The other day I had an opportunity to be a very lengthy writing from Pastor Joe McKeever.

He’s an generously wise Pastor with years of experience.  In this writing, someone asked him a question and he provided the response.  I’ve provided the question and his answer below.

I (as I’m sure most preachers and pastors can) could identity spot on with his answer.

I hope it provides some perspective for you and some encouragement for you…depending on which seat you’re in.

PastorWhy does my pastor seem detached from the joys of our wedding or the sorrows of our funeral?

I’ll tell you one story from my ministry. One Saturday afternoon many years ago, at one o’clock, we held the funeral for Susan Edmondson at the United Methodist Church down the street because our sanctuary (First Baptist) was decorated for a wedding that would be held two hours later. Susan had grown up in our church, was a popular and well-loved young woman, the youngest child of her older parents, and had been the victim of a bizarre accident. Working in an art store in New York City, that day she had moved a huge piece of art—a heavy column or something—by “walking” it back and forth. As she turned and walked away, it fell on her, crushing her skull. She never knew what hit her. We were all devastated.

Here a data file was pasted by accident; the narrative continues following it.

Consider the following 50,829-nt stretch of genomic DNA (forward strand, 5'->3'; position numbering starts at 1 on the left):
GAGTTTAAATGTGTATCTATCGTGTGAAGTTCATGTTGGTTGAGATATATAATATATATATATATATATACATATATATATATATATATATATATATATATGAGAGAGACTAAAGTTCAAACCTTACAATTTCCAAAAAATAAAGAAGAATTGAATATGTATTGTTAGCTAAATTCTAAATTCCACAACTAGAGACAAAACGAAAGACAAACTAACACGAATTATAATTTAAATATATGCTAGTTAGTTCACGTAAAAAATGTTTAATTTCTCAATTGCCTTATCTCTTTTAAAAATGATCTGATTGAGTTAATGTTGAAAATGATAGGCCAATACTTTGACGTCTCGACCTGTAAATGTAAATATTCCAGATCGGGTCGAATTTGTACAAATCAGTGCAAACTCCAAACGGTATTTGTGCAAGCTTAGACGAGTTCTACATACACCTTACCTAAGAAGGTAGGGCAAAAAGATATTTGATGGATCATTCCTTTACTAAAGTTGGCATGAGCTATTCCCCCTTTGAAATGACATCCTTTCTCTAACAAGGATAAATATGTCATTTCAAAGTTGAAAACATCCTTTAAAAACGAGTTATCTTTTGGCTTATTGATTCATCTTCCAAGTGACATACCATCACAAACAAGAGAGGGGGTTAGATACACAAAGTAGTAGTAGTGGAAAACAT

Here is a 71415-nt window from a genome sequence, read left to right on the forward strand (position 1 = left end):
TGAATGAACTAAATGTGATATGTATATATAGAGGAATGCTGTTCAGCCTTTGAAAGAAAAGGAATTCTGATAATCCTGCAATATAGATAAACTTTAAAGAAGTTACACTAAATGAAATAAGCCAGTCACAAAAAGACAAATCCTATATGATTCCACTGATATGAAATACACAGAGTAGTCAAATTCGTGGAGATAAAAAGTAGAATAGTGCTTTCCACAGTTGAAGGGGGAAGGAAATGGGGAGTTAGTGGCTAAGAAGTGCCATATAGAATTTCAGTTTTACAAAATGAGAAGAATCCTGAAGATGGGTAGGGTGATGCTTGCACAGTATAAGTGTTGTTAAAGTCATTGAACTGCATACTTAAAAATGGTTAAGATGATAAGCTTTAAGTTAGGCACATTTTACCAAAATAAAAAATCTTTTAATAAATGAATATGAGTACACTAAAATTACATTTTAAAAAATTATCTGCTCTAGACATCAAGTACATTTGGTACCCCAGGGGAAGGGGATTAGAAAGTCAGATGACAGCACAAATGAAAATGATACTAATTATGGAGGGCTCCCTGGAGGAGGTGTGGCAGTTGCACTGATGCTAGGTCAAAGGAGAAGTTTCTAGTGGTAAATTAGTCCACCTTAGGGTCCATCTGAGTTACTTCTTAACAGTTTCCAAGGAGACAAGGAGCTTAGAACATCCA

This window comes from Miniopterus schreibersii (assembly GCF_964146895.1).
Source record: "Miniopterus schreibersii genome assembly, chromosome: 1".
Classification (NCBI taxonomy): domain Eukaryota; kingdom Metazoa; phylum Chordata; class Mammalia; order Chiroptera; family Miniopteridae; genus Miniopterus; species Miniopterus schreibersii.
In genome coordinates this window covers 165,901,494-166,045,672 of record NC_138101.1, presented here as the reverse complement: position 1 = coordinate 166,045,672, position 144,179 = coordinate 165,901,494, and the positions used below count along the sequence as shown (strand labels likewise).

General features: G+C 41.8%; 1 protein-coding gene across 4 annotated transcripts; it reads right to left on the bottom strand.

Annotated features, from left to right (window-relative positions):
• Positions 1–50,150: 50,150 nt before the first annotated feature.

The church was packed out with heartbroken friends and family. I recall none of the details of the funeral, but will never forget the anguish I felt trying to be the family’s pastor that day.

Then, a short time after that funeral, we gathered in the sanctuary of the First Baptist Church to unite Nathan Wright and Susie John in marriage. We did everything we could to rejoice with them.

It was one of the hardest afternoons I’ve ever known. When it was over, I went home and had trouble sleeping. The next morning, Sunday, I was expected to get up and function as usual, preaching two morning services and one that night. But my heart had been ripped out.

I knew then why some people turn to liquor or drugs. They have to have some relief.

A pastor does this a few times and learns to protect himself by not entering so deeply into the pain or rising so high with the joys.

Hold her in the road. Steady as she goes. It’s what a pastor does.

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